Animals in Society

Subject 208-108 (2009)

Note: This is an archived Handbook entry from 2009. Search for this in the current handbook

Credit Points: 12.50
Level: 1 (Undergraduate)
Dates & Locations:

This subject has the following teaching availabilities in 2009:

Semester 2, - Taught on campus.
Pre-teaching Period Start not applicable
Teaching Period not applicable
Assessment Period End not applicable
Last date to Self-Enrol not applicable
Census Date not applicable
Last date to Withdraw without fail not applicable

Timetable can be viewed here. For information about these dates, click here.
Time Commitment: Contact Hours: Thirty-six hours of lectures and 24 hours of tutorials and practical work
Total Time Commitment: -
Prerequisites: -
Corequisites: -
Recommended Background Knowledge: -
Non Allowed Subjects: -
Core Participation Requirements: -


Prof Paul Hamilton Hemsworth


Subject Overview: This course is designed to encourage students to begin to think about how and why animals are so integral to human society. We will investigate the human-animal relationships, where they originated, during domestication, and where they are now. We will examine in detail some key relationships between humans and animals, including animals as pets, in agriculture, as research subjects, in educational roles and as pests. We will discuss the changing attitudes of humans towards animals throughout time and talk about humankind’s moral and ethical obligation to animal wellbeing. Within this discussion we will introduce animal welfare science and discuss some of the current animal welfare issues in livestock industries around the world. Finally, we will look to the future and where the relationship between humans and animals may be headed.
  • Appreciate the physical, social and psychological interdependence that exists between humans and nonhuman animals;
  • Comprehend the complexity of debate concerning the costs and benefits to humans and animals of having animals embedded within our societies;
  • Be familiar with the historical, social, economic, cultural, biological and moral contexts within which our current relationships with non-human animals have developed and are maintained.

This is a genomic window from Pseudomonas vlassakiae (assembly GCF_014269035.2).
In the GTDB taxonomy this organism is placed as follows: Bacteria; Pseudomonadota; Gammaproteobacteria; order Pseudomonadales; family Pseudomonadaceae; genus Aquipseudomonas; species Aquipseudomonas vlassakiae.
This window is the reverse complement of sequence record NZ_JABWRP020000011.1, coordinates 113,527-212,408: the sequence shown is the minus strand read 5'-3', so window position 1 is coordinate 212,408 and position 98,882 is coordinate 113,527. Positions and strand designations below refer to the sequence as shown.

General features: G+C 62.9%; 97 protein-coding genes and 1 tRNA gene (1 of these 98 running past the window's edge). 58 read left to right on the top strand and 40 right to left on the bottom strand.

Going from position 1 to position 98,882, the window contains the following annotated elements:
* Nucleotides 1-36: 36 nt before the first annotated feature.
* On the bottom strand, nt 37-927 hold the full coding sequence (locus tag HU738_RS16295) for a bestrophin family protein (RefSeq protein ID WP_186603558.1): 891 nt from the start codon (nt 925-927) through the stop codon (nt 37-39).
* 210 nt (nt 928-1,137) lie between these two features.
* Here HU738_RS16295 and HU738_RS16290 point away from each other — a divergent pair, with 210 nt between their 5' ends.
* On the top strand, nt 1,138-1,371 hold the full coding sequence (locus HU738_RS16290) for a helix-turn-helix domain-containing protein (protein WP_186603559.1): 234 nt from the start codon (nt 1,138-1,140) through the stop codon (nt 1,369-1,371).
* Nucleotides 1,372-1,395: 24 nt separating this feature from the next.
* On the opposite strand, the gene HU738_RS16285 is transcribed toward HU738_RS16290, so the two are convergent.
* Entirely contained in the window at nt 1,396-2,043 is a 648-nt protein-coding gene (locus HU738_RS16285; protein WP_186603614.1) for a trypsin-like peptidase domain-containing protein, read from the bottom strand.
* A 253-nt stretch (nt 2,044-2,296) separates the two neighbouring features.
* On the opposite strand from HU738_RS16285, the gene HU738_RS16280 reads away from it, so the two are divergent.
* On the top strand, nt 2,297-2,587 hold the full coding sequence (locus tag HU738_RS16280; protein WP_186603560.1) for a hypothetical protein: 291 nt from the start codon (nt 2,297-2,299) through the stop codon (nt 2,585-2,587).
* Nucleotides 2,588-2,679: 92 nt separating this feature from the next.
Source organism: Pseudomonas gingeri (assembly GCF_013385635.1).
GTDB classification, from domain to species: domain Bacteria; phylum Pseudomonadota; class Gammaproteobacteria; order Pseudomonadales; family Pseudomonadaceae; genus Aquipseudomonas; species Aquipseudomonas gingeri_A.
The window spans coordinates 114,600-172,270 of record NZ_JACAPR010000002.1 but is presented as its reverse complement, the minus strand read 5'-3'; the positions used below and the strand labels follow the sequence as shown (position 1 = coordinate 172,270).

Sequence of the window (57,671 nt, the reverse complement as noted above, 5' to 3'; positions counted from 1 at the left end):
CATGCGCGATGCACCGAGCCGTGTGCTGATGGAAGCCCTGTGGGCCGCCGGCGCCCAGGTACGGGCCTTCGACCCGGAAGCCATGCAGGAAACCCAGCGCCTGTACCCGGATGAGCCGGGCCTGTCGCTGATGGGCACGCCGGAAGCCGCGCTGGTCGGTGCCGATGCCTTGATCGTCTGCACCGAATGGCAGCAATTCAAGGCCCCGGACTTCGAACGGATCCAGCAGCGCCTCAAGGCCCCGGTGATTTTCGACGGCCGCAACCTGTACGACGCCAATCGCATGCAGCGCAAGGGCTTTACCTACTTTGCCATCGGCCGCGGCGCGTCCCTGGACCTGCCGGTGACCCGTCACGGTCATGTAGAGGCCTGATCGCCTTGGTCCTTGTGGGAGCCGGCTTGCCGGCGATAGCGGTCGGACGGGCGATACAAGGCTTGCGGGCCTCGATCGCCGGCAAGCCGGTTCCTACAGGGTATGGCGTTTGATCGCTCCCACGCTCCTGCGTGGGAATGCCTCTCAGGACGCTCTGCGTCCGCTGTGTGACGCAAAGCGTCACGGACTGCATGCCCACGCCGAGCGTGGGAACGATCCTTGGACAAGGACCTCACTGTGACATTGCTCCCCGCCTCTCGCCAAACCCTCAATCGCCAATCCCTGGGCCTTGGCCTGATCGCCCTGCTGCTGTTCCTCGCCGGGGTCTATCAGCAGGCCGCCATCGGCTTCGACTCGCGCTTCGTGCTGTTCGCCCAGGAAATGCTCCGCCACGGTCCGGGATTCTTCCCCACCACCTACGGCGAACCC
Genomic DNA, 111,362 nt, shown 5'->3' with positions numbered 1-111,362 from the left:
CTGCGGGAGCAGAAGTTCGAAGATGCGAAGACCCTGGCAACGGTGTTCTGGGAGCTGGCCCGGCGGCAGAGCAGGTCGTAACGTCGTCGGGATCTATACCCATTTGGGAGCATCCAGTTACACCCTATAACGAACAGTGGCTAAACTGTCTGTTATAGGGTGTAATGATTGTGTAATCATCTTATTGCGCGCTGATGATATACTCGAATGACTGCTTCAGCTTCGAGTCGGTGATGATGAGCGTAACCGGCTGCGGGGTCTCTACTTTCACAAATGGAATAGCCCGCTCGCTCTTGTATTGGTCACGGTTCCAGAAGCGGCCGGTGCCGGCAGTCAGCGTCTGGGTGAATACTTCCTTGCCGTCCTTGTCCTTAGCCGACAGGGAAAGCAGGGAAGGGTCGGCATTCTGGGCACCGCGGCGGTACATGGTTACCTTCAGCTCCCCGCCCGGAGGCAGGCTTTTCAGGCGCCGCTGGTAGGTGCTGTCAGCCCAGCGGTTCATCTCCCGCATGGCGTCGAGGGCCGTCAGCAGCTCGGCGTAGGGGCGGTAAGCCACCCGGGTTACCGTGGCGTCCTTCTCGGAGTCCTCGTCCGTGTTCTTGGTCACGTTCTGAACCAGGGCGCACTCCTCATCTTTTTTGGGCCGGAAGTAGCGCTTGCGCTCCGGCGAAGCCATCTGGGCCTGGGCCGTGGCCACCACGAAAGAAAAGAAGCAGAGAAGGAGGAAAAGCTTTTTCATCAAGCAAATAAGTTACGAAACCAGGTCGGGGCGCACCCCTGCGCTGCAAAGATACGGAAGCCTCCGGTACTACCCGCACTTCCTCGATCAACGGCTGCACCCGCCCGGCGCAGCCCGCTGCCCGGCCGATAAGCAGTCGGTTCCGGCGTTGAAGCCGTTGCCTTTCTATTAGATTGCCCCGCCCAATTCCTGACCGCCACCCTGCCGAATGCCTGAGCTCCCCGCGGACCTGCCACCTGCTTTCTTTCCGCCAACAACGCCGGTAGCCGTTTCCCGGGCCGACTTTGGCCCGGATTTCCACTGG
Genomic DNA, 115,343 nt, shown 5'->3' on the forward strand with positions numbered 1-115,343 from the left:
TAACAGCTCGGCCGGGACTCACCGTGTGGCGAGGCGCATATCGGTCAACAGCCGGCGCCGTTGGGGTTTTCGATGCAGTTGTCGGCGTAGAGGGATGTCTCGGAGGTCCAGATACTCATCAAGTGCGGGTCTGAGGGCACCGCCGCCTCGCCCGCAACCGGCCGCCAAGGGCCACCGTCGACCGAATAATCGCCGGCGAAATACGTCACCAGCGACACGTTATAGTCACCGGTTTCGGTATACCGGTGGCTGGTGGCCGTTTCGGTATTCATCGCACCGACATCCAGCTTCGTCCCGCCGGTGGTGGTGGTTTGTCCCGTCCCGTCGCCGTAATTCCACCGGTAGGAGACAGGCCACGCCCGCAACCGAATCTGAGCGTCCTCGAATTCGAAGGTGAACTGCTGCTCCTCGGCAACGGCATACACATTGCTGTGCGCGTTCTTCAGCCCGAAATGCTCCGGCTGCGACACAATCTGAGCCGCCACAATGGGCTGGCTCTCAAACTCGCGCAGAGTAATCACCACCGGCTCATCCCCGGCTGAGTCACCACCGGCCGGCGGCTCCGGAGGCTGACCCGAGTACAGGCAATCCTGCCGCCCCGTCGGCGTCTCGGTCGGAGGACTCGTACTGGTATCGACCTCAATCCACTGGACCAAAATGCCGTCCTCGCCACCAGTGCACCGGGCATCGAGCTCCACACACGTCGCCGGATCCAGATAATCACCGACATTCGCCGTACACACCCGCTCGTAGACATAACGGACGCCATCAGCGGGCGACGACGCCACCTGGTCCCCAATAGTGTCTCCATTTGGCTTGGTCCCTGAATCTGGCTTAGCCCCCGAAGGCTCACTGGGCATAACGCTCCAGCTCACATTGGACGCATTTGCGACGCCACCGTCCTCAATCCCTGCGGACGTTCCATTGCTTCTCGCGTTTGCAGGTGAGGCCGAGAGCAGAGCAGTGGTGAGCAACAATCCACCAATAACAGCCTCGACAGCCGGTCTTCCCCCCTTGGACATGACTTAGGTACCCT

• 1000 word research essay (20%) due end week 10;
  • 750 word excursion report (15%) due end week 5;
  • 4 x 12 question multiple choice quizzes (conducted on LMS) – 2.5% each (total 10%) weeks 3,6,9 and 11;
  • Media Journal (collection of 10 articles presented with 2-3 sentence summaries and a classification) (5%) Due end of week 12;
  • 3 hour end of semester examination (50%).
Prescribed Texts: -
Recommended Texts:
  • Careful How You Hold Me: An Insight into Caring for Laboratory Animals (L R Scott), MUP Multimedia Program
  • Australian Code of Practice for the Care and Use of Animals for Scientific Purposes (NH&MRC)
Breadth Options:

This subject potentially can be taken as a breadth subject component for the following courses:

You should visit learn more about breadth subjects and read the breadth requirements for your degree, and should discuss your choice with your student adviser, before deciding on your subjects.

Fees Information: Subject EFTSL, Level, Discipline & Census Date
Generic Skills:
  • Upon completion of the course students should be skilled at using the knowledge acquired in the course to objectively and critically evaluate current issues involving animals in society – including issues with wild animals, recreational animals, animals used for science and medicine, agricultural animals and companion animals.


This subject involves the use of animals. Students should be aware that this is an essential part of the course and exemption from this is not possible.

Download PDF version.